Edition 17: Notes From the Editor
Welcome again all to our November edition and Happy Halloween or All Hallow’s Eve to our northern hemisphere readers. I love this time, caught between the two hemispheres, of all the colour of these stages of life; the bursting forth of the new, ready to begin, and the slow whiling away of the old in a last burst of vivacity into decrepit waste.
Our edition unintentionally came together with a bit of a spooky feel. There’s a psychic who sees ghosts, a portal to the afterlife, a collection of dark and twisted tales reviewed, and another novel assessed with ghosts at its heart. Perhaps the forces of the other side have helped bring it all together for appropriate enjoyment for those still amongst the living…
We are on a bit of a science fiction kick at the moment in our submissions, which is lovely, as it had been lacking for a while there. There’s several stories in this edition to evidence just how versatile a genre it is. It also ties in particularly well with the great 70s and 80s-style sci-fi cover brought to you by the talents of artist and writer Andrew J. McKiernan. Thanks for the nostalgia, Andrew!
The edition begins with a delightful tale from Meryl Stenhouse of Endless Jones and her quest to return to the home she doesn’t remember in Hunting the Sky Gods. In the dark exploration science fiction, Where None Shall Pass by Matthew Spence, a gate to another place stands open but there are some lines that shouldn’t be crossed. Jackie Neel brings us a cautionary word on today’s life and the detriment of always being connected in Shutterblind. Thomas Canfield’s Riding the Tiger ends the edition with the delicious flavour of the selfless quest, the one standing against the greed of ages to save life as it is now. As always, we really enjoyed each of the contributed stories and hope that you will too.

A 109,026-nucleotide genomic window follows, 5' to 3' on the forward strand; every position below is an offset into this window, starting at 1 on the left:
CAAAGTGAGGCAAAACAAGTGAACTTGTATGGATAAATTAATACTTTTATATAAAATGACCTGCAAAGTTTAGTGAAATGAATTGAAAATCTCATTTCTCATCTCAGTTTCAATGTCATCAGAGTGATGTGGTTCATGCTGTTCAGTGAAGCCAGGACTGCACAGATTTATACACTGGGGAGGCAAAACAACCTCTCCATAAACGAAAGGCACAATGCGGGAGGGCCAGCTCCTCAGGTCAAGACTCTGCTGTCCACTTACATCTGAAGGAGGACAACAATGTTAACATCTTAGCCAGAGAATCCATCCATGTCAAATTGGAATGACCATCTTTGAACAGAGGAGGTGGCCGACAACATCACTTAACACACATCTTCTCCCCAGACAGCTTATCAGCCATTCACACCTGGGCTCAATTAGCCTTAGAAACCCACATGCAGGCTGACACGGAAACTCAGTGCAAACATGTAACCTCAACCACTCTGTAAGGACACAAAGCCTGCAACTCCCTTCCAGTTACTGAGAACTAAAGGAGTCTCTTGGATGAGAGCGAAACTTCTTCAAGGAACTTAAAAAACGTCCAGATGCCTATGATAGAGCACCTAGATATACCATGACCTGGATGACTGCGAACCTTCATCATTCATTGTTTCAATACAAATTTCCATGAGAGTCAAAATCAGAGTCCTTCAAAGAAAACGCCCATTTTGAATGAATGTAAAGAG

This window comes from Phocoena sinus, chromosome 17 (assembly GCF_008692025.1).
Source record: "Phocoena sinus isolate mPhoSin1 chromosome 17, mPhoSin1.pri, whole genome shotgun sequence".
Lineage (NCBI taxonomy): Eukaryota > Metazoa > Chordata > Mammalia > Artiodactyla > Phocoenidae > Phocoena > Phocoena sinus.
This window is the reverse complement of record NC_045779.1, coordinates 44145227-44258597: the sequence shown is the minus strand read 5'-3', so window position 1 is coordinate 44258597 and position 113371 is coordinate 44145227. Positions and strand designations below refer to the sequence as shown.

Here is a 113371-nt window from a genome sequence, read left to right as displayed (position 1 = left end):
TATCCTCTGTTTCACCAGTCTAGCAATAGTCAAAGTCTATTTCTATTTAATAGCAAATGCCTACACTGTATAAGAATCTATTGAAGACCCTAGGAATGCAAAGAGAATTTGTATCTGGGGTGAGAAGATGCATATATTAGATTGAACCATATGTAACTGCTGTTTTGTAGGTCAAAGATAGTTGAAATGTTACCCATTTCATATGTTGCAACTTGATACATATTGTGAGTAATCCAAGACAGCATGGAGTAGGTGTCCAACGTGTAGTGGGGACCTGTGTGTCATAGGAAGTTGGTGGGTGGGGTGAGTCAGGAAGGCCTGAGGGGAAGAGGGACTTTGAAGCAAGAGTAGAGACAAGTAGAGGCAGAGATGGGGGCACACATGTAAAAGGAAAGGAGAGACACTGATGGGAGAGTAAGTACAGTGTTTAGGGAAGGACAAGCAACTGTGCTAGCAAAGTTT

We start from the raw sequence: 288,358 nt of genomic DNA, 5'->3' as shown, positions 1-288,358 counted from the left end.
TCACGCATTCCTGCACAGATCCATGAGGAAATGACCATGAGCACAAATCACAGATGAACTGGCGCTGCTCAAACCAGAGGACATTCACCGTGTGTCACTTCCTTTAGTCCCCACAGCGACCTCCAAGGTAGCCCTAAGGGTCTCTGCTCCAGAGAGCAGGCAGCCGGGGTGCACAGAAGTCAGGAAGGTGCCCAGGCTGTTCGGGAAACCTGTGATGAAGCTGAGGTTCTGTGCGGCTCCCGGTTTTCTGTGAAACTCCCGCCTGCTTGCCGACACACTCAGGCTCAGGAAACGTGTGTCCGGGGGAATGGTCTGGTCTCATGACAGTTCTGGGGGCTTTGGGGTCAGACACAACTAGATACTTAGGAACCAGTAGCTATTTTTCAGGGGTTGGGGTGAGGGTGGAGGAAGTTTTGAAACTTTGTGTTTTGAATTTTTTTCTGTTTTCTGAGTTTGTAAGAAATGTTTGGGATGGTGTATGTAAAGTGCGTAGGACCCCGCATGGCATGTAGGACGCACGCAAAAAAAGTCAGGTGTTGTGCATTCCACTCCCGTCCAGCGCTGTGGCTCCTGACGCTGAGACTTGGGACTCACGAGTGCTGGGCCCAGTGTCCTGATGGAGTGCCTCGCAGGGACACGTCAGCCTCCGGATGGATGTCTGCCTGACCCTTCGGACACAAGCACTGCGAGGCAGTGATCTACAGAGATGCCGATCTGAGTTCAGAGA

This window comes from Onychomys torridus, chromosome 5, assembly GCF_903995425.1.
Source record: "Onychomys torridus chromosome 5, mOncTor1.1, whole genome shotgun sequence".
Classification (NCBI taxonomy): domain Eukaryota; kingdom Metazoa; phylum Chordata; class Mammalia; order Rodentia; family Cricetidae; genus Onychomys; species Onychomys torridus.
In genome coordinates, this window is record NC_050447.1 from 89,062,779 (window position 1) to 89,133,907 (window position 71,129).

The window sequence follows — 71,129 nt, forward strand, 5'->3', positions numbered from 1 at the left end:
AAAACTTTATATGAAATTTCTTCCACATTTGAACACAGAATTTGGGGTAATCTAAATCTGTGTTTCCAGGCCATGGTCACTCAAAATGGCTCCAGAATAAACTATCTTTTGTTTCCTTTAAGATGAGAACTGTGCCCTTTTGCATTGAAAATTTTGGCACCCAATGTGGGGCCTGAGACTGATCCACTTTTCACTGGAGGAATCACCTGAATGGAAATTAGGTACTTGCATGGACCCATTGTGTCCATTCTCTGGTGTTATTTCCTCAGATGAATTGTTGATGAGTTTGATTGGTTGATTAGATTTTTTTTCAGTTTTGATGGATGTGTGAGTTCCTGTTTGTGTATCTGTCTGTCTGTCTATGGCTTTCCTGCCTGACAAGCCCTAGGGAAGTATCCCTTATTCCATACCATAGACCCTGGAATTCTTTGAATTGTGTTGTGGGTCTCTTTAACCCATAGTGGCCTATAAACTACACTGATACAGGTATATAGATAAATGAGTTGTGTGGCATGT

We’re wrapping up Arthur Davis’ pursuit across the sand of The Moreland Basking Plains in this edition, and I think that we can all agree that there aren’t enough new epics around these days. But today, the fate of hero Logan Drewry is revealed.
Reviews for this edition represent three of our largest readership. First off the bat is the suitably dark short story anthology, Vaudeville and Other Nightmares, by Greg Chapman, who is an Aussie author and illustrator, and published by an up and coming Australian small publisher. The book’s official launch is Halloween and we wish both Greg and Black Beacon Books a successful launch. Damien Smith is back reviewing Engines of Empathy by New Zealand author Paul Mannering, which ended up being right up Damien’s alley by harnessing his love of humorous speculative fiction. Mysti Parker also picked a suitable book for the season about the intersection of the living and the dead in Lauren Oliver’s Rooms. We’d love to hear if you had any thoughts on the books yourself; don’t forget to comment at the bottom of the review page.
The entries for this year’s Story Quest competition, depending on your hemisphere, are closed or almost there. We’re looking forward to seeing what a talented world of writers has done with the theme, Punkin’ the Train, and the variety of -punk worlds we’ll see. Judges for this year are: Tonia Brown, writer of great steampunk with darker twists; Gerry Huntman, chief of IFWG Publishing; yours truly; our communications manager, Esme Carpenter, and another member of the founding members of IFWG Publishing, Warren Goodwin.
The release of the theme of our Special Edition in May of 2015 is just around the corner. We have the talented Angela Slatter locked in as one of our feature authors and will announce the others as soon as they are finalised.
That’s all our news for the moment, so I will leave you to the part we all like best—the fiction! Enjoy and if you do, comment, share the love in some way. We would love to have our site seen on screens in every corner of the globe and we know that’s the best bit of free fiction.
Until a brand new year, may you find many strange and wonderful new worlds of speculative fiction to escape to.
Editor, SQ Mag